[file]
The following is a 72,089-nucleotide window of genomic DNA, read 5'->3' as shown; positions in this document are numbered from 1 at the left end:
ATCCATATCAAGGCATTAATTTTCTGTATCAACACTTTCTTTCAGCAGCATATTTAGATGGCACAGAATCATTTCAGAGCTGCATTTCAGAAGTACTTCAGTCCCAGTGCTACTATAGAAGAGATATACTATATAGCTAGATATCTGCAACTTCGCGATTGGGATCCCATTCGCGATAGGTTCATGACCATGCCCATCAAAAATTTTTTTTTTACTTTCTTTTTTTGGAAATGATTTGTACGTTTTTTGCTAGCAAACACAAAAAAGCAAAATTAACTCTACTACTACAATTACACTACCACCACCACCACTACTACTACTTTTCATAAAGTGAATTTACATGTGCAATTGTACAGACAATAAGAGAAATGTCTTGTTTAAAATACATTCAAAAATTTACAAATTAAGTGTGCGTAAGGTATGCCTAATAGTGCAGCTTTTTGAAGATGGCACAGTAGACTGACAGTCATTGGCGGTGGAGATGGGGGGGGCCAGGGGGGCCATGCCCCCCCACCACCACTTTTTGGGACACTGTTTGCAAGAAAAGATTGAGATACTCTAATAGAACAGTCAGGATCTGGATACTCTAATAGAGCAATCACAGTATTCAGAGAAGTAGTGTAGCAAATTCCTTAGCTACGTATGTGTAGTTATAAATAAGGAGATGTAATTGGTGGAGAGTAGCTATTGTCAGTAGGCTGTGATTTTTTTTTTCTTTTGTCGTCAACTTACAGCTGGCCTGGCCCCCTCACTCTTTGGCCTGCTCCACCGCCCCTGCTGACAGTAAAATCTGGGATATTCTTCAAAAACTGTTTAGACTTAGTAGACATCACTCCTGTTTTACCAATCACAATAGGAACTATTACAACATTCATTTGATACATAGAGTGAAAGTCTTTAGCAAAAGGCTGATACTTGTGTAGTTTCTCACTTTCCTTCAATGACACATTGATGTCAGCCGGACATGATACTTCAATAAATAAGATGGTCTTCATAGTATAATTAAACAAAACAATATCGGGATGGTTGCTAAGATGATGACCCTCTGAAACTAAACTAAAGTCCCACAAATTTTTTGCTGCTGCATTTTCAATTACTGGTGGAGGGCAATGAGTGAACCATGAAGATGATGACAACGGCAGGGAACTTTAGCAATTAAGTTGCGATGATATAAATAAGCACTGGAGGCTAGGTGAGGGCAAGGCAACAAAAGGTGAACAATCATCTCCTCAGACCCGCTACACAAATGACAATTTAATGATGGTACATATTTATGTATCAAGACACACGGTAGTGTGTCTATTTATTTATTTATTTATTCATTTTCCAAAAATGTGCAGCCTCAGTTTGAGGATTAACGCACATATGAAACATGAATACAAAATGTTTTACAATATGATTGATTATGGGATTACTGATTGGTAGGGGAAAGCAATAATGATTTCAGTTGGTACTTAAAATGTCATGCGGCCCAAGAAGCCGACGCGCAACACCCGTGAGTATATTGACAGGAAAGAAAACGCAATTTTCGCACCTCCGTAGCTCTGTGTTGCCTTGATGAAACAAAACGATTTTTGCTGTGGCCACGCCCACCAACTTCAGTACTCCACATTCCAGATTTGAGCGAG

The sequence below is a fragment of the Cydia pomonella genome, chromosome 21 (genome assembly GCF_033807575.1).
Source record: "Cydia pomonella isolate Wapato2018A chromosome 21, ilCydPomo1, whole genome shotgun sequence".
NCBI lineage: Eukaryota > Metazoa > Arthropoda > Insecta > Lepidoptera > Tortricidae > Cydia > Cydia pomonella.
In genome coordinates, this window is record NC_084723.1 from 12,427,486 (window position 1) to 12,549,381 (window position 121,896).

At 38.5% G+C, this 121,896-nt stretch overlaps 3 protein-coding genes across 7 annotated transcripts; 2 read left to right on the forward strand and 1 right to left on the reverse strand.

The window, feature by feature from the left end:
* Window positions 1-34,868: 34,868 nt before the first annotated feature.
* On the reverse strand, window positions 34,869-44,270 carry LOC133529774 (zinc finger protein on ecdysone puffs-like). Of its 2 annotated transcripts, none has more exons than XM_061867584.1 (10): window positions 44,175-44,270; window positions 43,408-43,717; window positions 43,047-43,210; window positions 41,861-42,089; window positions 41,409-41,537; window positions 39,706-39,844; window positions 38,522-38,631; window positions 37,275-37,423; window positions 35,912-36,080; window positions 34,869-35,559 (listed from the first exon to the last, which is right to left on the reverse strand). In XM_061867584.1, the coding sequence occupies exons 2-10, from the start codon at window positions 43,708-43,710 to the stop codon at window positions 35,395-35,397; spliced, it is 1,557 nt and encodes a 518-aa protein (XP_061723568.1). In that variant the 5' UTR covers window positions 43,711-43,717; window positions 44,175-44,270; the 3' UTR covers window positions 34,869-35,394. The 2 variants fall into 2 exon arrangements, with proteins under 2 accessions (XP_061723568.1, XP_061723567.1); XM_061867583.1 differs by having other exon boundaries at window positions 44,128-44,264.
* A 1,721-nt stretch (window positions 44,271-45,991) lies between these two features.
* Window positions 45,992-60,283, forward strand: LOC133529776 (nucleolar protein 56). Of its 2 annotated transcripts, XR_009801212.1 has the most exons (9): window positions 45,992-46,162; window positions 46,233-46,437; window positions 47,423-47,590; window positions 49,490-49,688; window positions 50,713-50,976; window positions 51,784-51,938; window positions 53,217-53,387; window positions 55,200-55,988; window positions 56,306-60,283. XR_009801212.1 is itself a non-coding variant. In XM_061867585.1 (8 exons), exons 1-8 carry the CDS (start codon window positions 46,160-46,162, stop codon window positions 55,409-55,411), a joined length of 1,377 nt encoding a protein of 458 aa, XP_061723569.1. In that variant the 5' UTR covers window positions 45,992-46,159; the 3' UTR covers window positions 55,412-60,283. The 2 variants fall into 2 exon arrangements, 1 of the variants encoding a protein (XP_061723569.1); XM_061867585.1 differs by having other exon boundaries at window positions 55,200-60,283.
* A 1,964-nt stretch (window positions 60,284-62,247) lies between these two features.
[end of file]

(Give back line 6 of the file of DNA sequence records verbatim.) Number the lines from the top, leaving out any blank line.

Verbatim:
In genome coordinates, this window is record NC_084723.1 from 12,427,486 (window position 1) to 12,549,381 (window position 121,896).